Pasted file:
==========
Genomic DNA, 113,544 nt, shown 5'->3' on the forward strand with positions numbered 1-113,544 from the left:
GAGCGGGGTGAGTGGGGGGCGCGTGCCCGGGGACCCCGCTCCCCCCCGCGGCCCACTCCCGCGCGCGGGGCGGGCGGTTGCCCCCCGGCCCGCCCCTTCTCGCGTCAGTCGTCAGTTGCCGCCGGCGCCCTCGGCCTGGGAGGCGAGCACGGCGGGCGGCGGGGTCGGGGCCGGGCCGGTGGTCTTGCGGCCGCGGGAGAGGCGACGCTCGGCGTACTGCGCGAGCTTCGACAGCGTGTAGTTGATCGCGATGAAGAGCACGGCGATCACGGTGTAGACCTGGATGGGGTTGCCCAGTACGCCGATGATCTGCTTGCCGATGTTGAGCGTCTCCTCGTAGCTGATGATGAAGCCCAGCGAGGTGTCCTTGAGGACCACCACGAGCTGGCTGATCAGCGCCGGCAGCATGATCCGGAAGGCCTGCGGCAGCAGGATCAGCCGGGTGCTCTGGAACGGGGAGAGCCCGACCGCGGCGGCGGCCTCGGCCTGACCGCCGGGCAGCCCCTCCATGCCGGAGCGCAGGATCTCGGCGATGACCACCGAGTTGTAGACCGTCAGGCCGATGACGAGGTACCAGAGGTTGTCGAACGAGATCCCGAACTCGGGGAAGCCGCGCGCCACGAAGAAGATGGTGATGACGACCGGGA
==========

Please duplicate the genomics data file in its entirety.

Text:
Genomic DNA, 113,544 nt, shown 5'->3' on the forward strand with positions numbered 1-113,544 from the left:
GAGCGGGGTGAGTGGGGGGCGCGTGCCCGGGGACCCCGCTCCCCCCCGCGGCCCACTCCCGCGCGCGGGGCGGGCGGTTGCCCCCCGGCCCGCCCCTTCTCGCGTCAGTCGTCAGTTGCCGCCGGCGCCCTCGGCCTGGGAGGCGAGCACGGCGGGCGGCGGGGTCGGGGCCGGGCCGGTGGTCTTGCGGCCGCGGGAGAGGCGACGCTCGGCGTACTGCGCGAGCTTCGACAGCGTGTAGTTGATCGCGATGAAGAGCACGGCGATCACGGTGTAGACCTGGATGGGGTTGCCCAGTACGCCGATGATCTGCTTGCCGATGTTGAGCGTCTCCTCGTAGCTGATGATGAAGCCCAGCGAGGTGTCCTTGAGGACCACCACGAGCTGGCTGATCAGCGCCGGCAGCATGATCCGGAAGGCCTGCGGCAGCAGGATCAGCCGGGTGCTCTGGAACGGGGAGAGCCCGACCGCGGCGGCGGCCTCGGCCTGACCGCCGGGCAGCCCCTCCATGCCGGAGCGCAGGATCTCGGCGATGACCACCGAGTTGTAGACCGTCAGGCCGATGACGAGGTACCAGAGGTTGTCGAACGAGATCCCGAACTCGGGGAAGCCGCGCGCCACGAAGAAGATGGTGATGACGACCGGGA